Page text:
Q: What if we just want to do the work ourselves?
A: Usually the lender requires that the work for an Energy Efficient Mortgage be done by a licensed and bonded contractor.
Q: Why do utility companies support the EEM if it helps people save energy?
A: Energy resources are becoming scarce and expensive. Utility companies still have to meet the needs of the public, industry, business, and agriculture. It is less costly to meet the demand for energy by helping people be more efficient than to build more power plants. This way, there will still be enough energy to go around, but less pollution and less waste.
Q: Is this EEM the same program my utility company did for me a few years ago when they insulated everyone's home and asked us questions about our energy?
A: Most likely it isn't. Many people have benefited from those programs, and some homes even had free HERS Ratings done. But those programs only helped the current occupants to conserve their energy. They were not intended to help people when they are buying their homes. The EEM is a loan package which is worked out between the lender and the buyer, to give the buyer a better home.
FAQ'S provided by and copywriten by CHEERS
About Energy Efficient Mortgages (EEM)
Q: What is an Energy Efficient Mortgage?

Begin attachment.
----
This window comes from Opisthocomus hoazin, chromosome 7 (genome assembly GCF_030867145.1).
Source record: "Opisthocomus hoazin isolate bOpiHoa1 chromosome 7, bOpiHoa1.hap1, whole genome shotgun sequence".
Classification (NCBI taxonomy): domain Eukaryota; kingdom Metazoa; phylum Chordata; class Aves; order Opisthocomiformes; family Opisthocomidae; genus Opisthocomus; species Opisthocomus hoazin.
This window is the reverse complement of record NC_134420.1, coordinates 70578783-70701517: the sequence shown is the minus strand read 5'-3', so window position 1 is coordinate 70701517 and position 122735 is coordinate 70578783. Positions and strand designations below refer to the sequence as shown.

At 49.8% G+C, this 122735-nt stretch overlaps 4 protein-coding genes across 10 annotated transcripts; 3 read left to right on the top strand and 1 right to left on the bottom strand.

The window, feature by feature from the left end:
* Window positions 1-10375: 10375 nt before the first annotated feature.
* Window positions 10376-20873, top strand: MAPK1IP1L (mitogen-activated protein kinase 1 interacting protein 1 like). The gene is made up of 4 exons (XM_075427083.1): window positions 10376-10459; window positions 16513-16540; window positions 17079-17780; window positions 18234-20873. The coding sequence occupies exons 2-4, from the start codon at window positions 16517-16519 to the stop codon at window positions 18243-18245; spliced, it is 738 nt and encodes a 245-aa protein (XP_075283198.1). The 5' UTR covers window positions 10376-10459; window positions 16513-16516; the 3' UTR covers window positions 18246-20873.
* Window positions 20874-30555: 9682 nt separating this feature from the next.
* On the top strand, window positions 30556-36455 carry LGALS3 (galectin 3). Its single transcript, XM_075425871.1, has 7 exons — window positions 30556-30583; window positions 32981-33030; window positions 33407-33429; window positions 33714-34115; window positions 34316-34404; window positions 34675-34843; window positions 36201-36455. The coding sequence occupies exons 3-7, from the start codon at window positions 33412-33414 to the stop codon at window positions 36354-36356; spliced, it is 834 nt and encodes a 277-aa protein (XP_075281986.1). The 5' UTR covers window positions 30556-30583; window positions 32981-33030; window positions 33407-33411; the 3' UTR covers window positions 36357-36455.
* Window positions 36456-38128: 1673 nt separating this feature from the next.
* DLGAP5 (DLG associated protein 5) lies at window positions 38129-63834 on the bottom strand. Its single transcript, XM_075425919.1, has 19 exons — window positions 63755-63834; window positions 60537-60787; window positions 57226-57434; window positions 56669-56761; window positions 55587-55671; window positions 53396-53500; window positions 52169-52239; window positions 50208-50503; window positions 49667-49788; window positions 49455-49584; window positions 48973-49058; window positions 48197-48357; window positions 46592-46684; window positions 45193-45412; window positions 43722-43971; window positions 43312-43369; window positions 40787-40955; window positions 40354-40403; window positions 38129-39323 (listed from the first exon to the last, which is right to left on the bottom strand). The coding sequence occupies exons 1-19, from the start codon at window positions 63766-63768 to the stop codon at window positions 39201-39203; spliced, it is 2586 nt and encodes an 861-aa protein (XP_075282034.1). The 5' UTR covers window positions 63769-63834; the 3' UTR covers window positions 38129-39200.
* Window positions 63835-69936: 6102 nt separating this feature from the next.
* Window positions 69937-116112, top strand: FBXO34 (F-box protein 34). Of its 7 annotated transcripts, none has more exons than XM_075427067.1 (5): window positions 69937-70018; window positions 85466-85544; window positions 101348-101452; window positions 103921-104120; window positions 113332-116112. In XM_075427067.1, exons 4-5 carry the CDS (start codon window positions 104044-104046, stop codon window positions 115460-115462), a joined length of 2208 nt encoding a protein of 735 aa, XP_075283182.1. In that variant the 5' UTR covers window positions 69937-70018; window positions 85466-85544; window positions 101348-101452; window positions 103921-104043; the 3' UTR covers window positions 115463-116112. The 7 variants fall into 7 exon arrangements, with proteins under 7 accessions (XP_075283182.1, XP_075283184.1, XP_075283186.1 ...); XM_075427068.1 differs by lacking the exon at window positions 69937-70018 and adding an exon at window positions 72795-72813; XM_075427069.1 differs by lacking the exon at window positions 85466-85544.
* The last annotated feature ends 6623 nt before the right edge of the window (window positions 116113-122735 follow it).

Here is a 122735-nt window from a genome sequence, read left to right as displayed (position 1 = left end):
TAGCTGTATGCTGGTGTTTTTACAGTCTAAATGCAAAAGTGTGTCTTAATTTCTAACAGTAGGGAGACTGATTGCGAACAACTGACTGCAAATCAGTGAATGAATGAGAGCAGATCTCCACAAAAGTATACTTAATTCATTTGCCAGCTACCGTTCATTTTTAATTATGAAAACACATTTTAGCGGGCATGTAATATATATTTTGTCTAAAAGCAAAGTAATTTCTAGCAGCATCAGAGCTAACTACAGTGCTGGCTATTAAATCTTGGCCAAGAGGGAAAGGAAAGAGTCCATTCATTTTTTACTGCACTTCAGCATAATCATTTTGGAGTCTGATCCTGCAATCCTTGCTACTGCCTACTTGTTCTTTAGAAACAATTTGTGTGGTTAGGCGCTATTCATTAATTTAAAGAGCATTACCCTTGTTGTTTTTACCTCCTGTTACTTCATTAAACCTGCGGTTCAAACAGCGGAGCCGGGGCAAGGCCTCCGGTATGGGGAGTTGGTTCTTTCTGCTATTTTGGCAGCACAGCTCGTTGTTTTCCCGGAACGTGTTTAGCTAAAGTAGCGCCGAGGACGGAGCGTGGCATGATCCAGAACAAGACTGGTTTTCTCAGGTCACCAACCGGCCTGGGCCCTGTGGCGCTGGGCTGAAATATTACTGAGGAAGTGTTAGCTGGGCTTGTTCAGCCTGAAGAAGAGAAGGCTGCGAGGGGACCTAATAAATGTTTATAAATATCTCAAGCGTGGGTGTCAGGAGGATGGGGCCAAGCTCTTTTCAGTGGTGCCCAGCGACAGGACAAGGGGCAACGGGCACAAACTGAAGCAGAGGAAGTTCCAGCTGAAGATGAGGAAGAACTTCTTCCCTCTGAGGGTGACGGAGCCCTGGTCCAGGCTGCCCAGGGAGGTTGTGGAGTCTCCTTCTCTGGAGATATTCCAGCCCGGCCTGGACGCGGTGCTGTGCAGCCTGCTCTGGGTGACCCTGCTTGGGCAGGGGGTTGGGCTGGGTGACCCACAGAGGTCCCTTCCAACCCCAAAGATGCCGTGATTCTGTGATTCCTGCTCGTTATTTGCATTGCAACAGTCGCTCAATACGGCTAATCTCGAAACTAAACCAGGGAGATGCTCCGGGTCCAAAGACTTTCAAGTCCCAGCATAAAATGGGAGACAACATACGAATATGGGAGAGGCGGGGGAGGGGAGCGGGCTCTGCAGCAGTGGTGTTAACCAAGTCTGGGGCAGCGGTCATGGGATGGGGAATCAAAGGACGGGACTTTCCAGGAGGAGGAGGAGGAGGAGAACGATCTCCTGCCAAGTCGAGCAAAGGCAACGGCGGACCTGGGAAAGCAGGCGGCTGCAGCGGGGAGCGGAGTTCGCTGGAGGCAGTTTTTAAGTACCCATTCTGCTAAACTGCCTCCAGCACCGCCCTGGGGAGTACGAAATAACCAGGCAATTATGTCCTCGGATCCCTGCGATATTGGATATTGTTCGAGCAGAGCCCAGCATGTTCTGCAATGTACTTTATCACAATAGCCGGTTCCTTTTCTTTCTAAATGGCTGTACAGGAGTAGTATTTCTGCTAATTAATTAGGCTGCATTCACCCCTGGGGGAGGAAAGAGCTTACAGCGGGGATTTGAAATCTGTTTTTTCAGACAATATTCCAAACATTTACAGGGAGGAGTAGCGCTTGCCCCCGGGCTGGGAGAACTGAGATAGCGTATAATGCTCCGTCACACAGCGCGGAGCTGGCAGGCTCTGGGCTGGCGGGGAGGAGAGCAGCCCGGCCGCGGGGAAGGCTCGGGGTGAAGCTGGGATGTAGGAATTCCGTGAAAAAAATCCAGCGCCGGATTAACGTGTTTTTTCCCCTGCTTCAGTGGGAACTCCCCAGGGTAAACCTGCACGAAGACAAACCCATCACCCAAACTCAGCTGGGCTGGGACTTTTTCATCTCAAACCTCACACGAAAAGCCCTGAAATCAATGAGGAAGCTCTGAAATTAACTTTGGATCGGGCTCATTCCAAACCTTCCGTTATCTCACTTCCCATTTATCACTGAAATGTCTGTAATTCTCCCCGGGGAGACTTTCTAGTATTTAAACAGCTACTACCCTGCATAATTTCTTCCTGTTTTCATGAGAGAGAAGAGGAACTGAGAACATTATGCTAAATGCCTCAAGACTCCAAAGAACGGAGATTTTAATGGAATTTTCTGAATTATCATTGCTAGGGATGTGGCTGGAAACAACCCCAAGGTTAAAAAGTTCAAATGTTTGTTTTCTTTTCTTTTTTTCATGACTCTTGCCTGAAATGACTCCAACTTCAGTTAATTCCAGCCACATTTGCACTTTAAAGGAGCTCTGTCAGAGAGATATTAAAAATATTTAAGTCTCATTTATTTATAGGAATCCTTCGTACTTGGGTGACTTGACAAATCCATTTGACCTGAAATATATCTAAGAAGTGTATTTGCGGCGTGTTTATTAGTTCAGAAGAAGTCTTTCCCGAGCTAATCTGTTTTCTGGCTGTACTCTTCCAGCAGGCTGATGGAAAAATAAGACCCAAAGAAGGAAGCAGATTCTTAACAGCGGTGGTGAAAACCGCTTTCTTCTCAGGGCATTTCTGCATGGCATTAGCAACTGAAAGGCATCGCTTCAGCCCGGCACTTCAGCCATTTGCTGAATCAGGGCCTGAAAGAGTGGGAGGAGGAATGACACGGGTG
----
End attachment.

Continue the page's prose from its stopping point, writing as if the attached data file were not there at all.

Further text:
A: The Energy Efficient Mortgage is a home financing program, sponsored by the Federal Government, which allows a lender to recognize cash savings from energy efficiency. The lender can then lend additional funds to either:
- Pay for energy upgrades on a home needing them, or
- Stretch debt-to-income qualifying ratios to allow a loan applicant a larger loan on an energy efficient property.
Q: What is the benefit in using the EEM?
A: With the EEM you can qualify for a better home than was previously possible, make your money work harder than before and make the most out of your investment. You get comfort, savings and an overall better home.
Q: How does it work?
A: There are two options with the EEM:
- Get energy improvements financed through the mortgage on a home that needs some upgrades. You pay for the upgrades easily, at a low interest rate, through the mortgage.
- If you buy a home that is already efficient (it is fairly new, or it has had substantial upgrades in the past), the lender can "stretch" your debt to facilitate a larger mortgage.
Q: What kinds of loans can this be applied to?
A: The EEM can be done on government, conventional, and Jumbo financing, or for FHA, VA, Fannie Mae, Freddie Mac, Jumbo and Portfolio loans. It can be done on home purchases, refinances and second deeds of trust. It can be done for homes of virtually any price, both the least expensive and the most expensive, and everything in between. It must be a residence of from one to four units.